cover of book
 

Exit Zero: Family and Class in Postindustrial Chicago
by Christine J. Walley
University of Chicago Press, 2012
Cloth: 978-0-226-87179-0 | Paper: 978-0-226-87180-6 | eISBN: 978-0-226-87181-3
Library of Congress Classification HD9518.C4W355 2013
Dewey Decimal Classification 338.476691420977

ABOUT THIS BOOK | AUTHOR BIOGRAPHY | REVIEWS | TOC | REQUEST ACCESSIBLE FILE
ABOUT THIS BOOK
Winner of CLR James Book Prize from the Working Class Studies Association and 2nd Place for the Victor Turner Prize in Ethnographic Writing. 

In 1980, Christine J. Walley’s world was turned upside down when the steel mill in Southeast Chicago where her father worked abruptly closed. In the ensuing years, ninety thousand other area residents would also lose their jobs in the mills—just one example of the vast scale of deindustrialization occurring across the United States. The disruption of this event propelled Walley into a career as a cultural anthropologist, and now, in Exit Zero, she brings her anthropological perspective home, examining the fate of her family and that of blue-collar America at large.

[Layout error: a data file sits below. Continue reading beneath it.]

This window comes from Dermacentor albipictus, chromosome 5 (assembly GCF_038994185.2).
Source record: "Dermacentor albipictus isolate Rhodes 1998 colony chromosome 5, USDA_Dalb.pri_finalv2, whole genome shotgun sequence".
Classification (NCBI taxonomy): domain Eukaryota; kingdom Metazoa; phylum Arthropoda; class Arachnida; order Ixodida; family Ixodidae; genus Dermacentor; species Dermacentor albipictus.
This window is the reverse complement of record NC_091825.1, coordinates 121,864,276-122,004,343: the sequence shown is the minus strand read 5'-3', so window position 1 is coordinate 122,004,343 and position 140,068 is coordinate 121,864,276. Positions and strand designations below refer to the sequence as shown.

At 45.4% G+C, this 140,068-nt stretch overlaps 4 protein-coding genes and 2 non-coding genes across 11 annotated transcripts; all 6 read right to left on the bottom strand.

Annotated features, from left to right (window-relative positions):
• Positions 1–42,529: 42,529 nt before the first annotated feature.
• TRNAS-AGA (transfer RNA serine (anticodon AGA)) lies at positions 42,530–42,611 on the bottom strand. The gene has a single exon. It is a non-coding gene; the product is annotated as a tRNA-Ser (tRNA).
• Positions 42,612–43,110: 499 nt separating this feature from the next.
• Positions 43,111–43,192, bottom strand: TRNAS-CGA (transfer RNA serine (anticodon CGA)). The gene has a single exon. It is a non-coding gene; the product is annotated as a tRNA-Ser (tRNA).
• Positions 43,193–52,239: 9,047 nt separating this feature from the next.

Interweaving personal narratives and family photos with a nuanced assessment of the social impacts of deindustrialization, Exit Zero is one part memoir and one part ethnography— providing a much-needed female and familial perspective on cultures of labor and their decline. Through vivid accounts of her family’s struggles and her own upward mobility, Walley reveals the social landscapes of America’s industrial fallout, navigating complex tensions among class, labor, economy, and environment. Unsatisfied with the notion that her family’s turmoil was inevitable in the ever-forward progress of the United States, she provides a fresh and important counternarrative that gives a new voice to the many Americans whose distress resulting from deindustrialization has too often been ignored.

This book is part of a project that also includes a documentary film and interactive website. For more information, and the chance to share your own stories, photos, and artefacts regarding the history of Southeast Chicago, please visit: http://www.exitzeroproject.org/


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